DOJ Investigates ‘Secret’ Bribery Scheme to Secure a Presidential Pardon

Justin Rohrlich
Tom Brenner/Reuters
Tom Brenner/Reuters

The Department of Justice is investigating a possible “secret lobbying scheme” to secure a presidential pardon, according to a partially unsealed filing in D.C. federal court.

The 20-page document is largely redacted, leaving it a mystery who investigators believe was hoping to receive the pardon or reprieve in exchange for “a substantial political contribution.”

No names or identifying information is provided, and the investigation appears to be ongoing. The evidence of a potential bribery scheme was discovered after authorities raided an unidentified lawyer’s office over the summer and seized 50 electronic devices including iPhones, iPads, laptops, and thumb drives, according to the filing.

The filing was first reported by CNN.

"The political strategy to obtain a presidential pardon was 'parallel' to and distinct from [redacted]'s role as an attorney-advocate for [redacted name]," Chief Justice Beryl A. Howell wrote in the unsealing order.

The documents appear to suggest that investigators are looking at two individuals they say worked as unregistered "lobbyists to senior White House officials," and hoped to bribe the White House through an intermediary. The filings say the feds plan to question at least three people linked to the alleged scheme.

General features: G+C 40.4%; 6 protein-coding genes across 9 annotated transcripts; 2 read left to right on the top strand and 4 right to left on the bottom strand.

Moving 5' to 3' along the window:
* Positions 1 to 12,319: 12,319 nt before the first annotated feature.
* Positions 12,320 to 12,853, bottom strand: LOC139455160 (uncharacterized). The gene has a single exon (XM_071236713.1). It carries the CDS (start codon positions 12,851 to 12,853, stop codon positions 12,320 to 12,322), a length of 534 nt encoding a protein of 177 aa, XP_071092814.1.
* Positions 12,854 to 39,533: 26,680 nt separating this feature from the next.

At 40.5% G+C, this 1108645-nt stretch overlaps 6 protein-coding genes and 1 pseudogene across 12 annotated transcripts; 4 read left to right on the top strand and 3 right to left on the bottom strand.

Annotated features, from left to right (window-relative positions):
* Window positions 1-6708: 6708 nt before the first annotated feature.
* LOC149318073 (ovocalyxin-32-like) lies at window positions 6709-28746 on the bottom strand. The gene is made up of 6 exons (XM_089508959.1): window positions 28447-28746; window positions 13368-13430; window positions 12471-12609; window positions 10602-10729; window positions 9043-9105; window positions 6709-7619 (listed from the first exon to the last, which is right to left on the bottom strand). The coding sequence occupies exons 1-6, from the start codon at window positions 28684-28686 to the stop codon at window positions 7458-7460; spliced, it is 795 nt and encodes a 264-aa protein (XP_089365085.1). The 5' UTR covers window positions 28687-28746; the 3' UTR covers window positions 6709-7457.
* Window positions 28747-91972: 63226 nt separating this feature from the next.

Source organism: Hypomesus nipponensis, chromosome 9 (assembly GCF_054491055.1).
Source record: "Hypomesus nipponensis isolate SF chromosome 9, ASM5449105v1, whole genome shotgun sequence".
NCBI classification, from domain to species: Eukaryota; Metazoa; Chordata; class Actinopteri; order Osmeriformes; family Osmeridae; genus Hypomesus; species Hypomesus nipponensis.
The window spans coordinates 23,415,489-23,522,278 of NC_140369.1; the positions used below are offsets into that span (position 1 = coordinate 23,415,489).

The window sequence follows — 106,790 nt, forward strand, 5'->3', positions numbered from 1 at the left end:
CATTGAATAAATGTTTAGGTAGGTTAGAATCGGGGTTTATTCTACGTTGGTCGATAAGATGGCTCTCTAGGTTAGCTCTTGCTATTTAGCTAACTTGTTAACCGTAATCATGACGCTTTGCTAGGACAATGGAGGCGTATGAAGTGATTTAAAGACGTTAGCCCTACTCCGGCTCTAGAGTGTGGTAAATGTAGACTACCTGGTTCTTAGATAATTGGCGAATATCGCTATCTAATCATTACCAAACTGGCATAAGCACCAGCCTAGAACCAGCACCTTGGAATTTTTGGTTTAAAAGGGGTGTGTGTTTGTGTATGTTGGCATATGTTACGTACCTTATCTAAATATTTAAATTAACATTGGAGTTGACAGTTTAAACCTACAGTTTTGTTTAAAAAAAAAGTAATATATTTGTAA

News of the alleged bribe-for-pardon scheme comes amid reports that Trump is planning a flurry of pardons before he leaves office come January, and as many both within Trumpworld and outside it reportedly try to get themselves on his list of potential candidates for clemency. The New York Times reported that some of his former advisers and even “Tiger King” star Joe Exotic have been making overtures in the hopes of being considered for a pardon.

And the president himself is said to be considering preemptive pardons for his own children as the Trump Organization faces scrutiny from investigators, according to the Times. Trump is reportedly considering the same thing for his lawyer, Rudy Giuliani, whose dealings in Ukraine have attracted the attention of prosecutors in Manhattan.

Thus far, nine Trump associates have been indicted for, or convicted of, federal crimes that the president has the power to undo with a stroke of his pen.

Last week, Trump pardoned former national security adviser Michael Flynn, who pleaded guilty to lying to the FBI. In July, Trump commuted the three-year, four month sentence handed down to former campaign adviser Roger Stone, who was convicted on seven felony counts for lying to Congress about the Trump-Russia investigation.

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